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Yokefleet

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To my eyes now -a wonderful typical British coaster...
But not how I saw it many years ago..
During the war not many deep sea ships came to London due to
the hazards on the East Coast..mines,air attacks and E boat attacks.
January 1943 at Tilbury Shipping Pool I was told to sign on Yokefleet.
I decided to see her first -she was in Tilbury Basin.I boarded her and I
did not like what I saw.
The cabins were filthy and I was expected to supply my own bedding
and cup,plate and cutlery.
I returned to the shipping office and refused to sign on...I was then told
to attend Grays Court the next day..
I was fined £10 - the Essential Works Order was in force.
A pal and myself then went up to Glasgow where there was a choice of
many ships... we signed on Cape Howe for her maiden voyage..
In later years I regretted my hasty actions as I sailed with many coasting
seamen and they were great lads to sail with..
I should have realised that the cabins were untidy -not dirty.They worked
four on and four off so who could blame them for neglecting to do a thing
or two.
My apologies to any who I upset at the time.
I saw Yokefleet quite often during the war and she had a good record -
I am pleased that she survive it.
Stan
 

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Spent my first year at sea on one Stan, the Blisworth, built in 1902 as the Kathleen ,and later to become the Holdernidd, best described as coal burning submarines, they kept one very nimble when loaded ,just getting amidships from the forrad accomodation, they could bury their head so fast. The reason I stayed a year was when I left Gravesend the shipping master in Goole made me aware of the fact that the deck boy rating was not used on the coast, so I was signed on as JOS with wages to suit, and from my very first day was standing a watch of 4-4 me and an AB, and an AB with a Sailor on the other watch, no peggies job for me, then when I joined my next ship deep sea I signed on as SOS(I think it was an oversight on somebodies part but I wasn't about to point it out)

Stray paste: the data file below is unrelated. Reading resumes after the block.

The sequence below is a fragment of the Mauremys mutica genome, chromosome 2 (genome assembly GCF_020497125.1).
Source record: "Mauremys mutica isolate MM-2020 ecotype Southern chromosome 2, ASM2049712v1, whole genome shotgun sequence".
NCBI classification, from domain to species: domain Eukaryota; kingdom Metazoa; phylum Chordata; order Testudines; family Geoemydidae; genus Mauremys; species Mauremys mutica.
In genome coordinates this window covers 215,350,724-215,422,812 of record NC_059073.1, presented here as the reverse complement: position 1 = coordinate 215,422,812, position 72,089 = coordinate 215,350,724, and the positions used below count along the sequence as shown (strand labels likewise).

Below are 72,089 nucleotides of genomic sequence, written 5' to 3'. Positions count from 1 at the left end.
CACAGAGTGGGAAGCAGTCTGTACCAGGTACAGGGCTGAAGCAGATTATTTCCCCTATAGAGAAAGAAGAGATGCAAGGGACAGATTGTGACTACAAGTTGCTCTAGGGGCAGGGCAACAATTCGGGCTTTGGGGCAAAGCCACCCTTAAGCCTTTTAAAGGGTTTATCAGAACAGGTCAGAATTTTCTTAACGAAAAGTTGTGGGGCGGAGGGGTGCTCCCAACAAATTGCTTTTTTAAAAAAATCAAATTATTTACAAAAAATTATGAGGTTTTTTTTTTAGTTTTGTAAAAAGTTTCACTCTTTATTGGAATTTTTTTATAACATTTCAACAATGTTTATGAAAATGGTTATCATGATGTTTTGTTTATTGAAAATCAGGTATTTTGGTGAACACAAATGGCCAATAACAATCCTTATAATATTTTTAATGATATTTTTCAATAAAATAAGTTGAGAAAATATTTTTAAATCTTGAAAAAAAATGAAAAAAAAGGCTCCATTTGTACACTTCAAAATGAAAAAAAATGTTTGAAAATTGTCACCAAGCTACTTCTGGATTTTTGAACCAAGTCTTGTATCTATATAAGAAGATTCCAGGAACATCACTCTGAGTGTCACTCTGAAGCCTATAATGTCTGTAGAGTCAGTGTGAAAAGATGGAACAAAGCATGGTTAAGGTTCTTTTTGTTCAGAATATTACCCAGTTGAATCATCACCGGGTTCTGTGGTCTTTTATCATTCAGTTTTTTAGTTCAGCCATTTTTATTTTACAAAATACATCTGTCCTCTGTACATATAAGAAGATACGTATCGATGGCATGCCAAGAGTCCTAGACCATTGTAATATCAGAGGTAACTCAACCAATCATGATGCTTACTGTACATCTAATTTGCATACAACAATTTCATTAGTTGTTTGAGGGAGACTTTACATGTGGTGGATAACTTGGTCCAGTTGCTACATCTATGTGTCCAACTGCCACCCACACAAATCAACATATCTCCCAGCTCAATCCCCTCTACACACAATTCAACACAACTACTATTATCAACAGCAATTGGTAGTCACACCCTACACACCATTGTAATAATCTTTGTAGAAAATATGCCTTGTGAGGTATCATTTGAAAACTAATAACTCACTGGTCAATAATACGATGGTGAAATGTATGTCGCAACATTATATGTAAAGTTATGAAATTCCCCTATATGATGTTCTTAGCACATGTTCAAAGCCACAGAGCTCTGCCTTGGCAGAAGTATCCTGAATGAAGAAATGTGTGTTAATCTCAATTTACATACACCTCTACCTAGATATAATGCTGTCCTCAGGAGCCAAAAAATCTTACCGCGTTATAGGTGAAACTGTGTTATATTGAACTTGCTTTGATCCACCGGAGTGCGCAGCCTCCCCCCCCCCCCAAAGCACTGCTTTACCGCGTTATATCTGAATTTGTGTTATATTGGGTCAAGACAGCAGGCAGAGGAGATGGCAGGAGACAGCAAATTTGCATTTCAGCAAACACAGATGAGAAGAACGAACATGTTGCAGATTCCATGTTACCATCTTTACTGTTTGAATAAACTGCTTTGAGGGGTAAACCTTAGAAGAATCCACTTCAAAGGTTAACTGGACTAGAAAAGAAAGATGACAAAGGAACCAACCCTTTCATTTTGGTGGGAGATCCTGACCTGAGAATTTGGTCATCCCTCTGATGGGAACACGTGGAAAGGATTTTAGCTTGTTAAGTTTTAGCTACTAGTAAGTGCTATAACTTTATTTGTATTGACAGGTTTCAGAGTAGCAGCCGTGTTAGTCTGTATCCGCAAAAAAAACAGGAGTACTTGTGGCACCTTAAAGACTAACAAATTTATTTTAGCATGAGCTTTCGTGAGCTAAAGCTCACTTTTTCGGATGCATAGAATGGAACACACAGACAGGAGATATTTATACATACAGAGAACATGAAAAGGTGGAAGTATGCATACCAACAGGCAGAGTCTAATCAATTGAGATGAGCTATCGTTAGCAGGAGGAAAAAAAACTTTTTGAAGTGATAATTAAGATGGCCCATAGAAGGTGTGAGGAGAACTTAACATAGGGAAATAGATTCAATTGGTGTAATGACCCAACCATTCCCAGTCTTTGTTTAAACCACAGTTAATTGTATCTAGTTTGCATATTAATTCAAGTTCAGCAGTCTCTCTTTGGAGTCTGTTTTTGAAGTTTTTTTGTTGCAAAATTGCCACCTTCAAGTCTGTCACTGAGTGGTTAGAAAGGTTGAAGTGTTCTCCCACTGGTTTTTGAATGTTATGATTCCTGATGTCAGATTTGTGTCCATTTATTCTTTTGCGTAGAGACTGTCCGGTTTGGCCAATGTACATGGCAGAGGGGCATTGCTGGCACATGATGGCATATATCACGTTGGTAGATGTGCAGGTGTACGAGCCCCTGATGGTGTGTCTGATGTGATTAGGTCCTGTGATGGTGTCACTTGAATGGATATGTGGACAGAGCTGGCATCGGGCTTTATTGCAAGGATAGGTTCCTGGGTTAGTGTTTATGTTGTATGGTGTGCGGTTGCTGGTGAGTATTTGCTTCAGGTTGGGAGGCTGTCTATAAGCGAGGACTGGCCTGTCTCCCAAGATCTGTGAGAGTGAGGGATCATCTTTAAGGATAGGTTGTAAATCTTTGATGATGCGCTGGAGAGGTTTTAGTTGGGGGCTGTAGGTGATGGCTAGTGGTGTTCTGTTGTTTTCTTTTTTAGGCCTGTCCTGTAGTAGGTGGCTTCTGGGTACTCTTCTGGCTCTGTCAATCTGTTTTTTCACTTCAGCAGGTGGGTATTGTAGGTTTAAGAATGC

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Yes Stan, the old girl was a coasting tramp which I enjoyed very much,however times change and after running up the "Gulf" with BTC for a while, and also getting Married I tried the colliers for a few years, at least one was assured of good grub, a steady run schedule, and lots of time off with the north east coast agreement, however that became much like driving a bus after a while, so off to Canada I did go
 

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This is to compliment the photo of Holdervine being commented on today..
John Masefield -
Dirty British coaster with a salt-caked smoke stack.
Butting through the Channel in the mad March days.
Stan
 

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